Sunday, November 22, 2009

A big Thanksgiving with all the trimmings -- and relatives

Nostalgic for those big family Thanksgivings of yesteryear, we've decided to invite the whole family to our house this year. That means we'll be gathering relatives we haven't seen much over the past few years, mainly since they had kids.

I have nothing against kids in general, but when there are too many of them, they tend to run around the house like wild turkeys on herbs. My couch turns into a trampoline, my expensive knickknacks become toys and the cats barely escape with their remaining lives.

That's not the only reason we've avoided the mass invasion. One year, a battle broke out between the two major clans — the vegans and the carnivores — and the tofurkey food fight was not funny. You can't get that stuff out of your tablecloth, let alone your hair.

Talk about guests who never leave, my relatives were still partying at midnight when I came out in my flannel pajamas and turned off the lights. Before they left, they raided the refrigerator and ate the leftovers that would have fed us for a week.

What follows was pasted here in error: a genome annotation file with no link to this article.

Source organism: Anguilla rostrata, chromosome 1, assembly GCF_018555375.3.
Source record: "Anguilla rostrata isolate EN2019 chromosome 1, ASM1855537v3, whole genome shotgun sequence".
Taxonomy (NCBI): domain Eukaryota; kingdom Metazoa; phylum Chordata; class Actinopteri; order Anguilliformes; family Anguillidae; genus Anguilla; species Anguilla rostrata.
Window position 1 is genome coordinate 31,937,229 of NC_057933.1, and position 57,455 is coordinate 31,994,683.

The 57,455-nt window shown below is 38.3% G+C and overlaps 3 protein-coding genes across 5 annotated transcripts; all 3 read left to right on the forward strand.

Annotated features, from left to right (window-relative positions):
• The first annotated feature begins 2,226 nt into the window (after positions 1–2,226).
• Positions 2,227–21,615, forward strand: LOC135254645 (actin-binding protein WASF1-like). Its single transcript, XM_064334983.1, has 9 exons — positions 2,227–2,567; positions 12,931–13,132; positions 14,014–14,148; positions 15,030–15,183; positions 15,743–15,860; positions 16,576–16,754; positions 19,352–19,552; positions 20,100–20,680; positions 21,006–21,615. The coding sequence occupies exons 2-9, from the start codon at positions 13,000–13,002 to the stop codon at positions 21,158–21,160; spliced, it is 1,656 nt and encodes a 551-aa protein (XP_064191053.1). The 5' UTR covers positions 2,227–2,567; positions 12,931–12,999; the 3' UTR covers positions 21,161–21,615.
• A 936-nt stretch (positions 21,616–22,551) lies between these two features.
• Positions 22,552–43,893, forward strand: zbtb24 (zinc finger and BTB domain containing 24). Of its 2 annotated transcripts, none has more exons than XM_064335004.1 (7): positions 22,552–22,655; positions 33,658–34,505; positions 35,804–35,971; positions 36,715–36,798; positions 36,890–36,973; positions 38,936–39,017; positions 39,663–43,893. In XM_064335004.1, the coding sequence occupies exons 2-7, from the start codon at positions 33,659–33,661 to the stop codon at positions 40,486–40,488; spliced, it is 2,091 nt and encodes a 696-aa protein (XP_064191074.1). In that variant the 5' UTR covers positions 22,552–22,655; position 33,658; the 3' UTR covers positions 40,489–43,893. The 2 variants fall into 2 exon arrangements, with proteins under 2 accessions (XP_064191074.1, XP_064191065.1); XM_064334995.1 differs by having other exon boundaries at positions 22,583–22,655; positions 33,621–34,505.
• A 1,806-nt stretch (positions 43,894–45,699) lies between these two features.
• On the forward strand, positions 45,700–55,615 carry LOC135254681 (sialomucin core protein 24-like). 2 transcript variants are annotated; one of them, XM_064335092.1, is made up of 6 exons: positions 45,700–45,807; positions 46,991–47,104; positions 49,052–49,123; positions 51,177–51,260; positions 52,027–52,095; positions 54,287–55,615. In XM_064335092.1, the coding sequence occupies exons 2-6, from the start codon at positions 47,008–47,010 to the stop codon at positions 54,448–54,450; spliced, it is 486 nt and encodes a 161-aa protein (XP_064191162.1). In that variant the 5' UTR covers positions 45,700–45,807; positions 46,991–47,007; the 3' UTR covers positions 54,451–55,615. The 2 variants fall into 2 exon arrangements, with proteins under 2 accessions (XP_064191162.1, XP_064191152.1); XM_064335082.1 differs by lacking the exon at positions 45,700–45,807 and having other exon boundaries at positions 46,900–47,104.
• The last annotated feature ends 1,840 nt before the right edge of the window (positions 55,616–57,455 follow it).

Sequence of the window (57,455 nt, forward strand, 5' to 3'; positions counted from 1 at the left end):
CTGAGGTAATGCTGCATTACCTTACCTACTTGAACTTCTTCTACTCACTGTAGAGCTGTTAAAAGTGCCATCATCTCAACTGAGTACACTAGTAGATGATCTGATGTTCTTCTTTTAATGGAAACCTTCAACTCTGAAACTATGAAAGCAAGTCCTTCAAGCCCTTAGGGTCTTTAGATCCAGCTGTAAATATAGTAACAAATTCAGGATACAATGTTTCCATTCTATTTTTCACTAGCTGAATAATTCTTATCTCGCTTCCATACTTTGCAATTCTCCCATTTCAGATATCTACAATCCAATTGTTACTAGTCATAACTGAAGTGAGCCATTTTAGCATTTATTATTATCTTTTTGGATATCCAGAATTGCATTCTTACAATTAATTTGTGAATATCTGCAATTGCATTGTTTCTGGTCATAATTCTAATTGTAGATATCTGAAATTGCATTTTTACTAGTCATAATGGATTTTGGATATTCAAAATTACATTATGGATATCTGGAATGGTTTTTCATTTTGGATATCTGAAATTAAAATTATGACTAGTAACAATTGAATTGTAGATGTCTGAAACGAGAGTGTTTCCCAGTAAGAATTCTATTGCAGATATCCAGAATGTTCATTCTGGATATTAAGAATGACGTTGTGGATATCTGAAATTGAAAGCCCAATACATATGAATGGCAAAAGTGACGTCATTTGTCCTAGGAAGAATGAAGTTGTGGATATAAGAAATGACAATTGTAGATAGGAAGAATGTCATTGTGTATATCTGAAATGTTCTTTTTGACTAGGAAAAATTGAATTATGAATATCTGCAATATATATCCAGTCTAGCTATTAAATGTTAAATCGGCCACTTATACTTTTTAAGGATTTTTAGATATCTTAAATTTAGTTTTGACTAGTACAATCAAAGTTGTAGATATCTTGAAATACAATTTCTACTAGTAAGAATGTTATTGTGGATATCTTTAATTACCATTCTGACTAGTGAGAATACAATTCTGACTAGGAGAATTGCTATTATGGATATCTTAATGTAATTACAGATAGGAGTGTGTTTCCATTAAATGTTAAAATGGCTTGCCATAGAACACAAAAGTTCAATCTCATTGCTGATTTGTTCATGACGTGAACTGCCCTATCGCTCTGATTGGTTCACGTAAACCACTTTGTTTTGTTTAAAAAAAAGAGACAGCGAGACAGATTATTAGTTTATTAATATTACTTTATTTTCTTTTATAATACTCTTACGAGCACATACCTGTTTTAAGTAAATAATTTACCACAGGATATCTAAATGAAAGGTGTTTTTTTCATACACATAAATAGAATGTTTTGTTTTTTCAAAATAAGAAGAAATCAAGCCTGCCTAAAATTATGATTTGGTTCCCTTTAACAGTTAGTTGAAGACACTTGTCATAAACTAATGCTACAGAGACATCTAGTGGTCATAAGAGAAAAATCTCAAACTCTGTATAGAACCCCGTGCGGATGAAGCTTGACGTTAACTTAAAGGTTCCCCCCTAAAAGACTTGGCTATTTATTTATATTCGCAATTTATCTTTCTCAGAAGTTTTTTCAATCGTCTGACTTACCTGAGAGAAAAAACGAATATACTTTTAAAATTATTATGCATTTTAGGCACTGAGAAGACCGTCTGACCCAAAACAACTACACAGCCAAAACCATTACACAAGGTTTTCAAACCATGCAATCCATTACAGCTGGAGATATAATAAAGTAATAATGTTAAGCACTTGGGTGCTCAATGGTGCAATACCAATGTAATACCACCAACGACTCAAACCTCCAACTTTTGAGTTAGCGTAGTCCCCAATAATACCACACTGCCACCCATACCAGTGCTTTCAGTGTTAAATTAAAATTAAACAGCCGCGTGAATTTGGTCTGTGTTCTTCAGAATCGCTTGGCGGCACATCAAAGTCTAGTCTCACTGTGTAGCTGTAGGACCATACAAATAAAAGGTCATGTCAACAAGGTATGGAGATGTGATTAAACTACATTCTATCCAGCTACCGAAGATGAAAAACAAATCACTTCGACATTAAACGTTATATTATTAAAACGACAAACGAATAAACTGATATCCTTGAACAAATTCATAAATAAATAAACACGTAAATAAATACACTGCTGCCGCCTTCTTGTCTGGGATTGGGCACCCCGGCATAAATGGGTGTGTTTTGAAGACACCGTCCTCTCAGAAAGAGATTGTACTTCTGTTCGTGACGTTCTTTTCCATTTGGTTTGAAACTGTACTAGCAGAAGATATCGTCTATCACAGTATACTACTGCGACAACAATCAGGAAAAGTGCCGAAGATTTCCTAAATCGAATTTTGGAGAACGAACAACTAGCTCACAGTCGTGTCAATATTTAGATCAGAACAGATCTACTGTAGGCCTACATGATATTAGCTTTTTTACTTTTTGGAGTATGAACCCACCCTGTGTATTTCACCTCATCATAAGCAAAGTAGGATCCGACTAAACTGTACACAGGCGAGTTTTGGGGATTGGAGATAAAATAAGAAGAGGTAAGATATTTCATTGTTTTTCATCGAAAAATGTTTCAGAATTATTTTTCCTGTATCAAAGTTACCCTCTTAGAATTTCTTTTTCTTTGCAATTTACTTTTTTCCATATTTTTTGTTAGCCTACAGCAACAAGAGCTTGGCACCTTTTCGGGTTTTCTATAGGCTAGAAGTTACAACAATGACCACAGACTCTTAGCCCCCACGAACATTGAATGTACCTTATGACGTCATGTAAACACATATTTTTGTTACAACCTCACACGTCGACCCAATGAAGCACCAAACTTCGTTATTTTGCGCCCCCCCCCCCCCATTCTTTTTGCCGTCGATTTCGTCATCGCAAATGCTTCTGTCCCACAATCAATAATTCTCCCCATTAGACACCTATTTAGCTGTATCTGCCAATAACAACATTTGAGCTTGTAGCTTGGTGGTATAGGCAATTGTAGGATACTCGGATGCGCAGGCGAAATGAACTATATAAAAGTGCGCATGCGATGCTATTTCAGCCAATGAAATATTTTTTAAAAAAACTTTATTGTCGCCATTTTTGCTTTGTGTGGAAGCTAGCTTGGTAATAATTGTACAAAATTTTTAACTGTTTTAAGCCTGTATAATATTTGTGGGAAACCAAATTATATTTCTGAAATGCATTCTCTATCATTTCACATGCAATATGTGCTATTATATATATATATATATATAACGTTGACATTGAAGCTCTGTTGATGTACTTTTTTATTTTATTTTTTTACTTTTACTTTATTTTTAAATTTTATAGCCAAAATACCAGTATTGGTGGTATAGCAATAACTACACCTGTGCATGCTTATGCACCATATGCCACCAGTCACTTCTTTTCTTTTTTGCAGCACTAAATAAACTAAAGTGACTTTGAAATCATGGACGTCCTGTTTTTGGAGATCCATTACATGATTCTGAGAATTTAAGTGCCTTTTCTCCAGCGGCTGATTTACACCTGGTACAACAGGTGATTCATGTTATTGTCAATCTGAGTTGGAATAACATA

But my kids have been nagging us to have another big Thanksgiving. They miss the frenzied chaos, deafening noise, and broken furniture the holiday brings with it. Now that they have kids of their own, they want to show them off at a "family reunion" this year.

Fine. So, I mailed off handmade invitations to anyone with a related surname. In the spirit of Thanksgiving, I asked them to bring a dish to share (a bag of chips?), a game to play (Pass-Out?), and something they're thankful for (that they're not hosting Thanksgiving?)

Around the dinner table we'll take turns sharing our blessings. The kids will say they're grateful for video games and iPods, and the fact that Christmas is only four weeks away (which means more video games and iPods). The adults will just say "Alcohol."

Then, after we all devour enough food to feed the city of Fresno, we'll sit around with our guts exposed and watch a sports event, like "The Jerry Springer Show," on the plasma TV.

My kids will leave early because they have to go to their in-laws for a repeat Thanksgiving, ditching the rest of the relatives who've brought their sleeping bags.

Exhausted after everyone leaves, we'll try to get back into the spirit of the season. Before you know it, the relatives will be back for Christmas.

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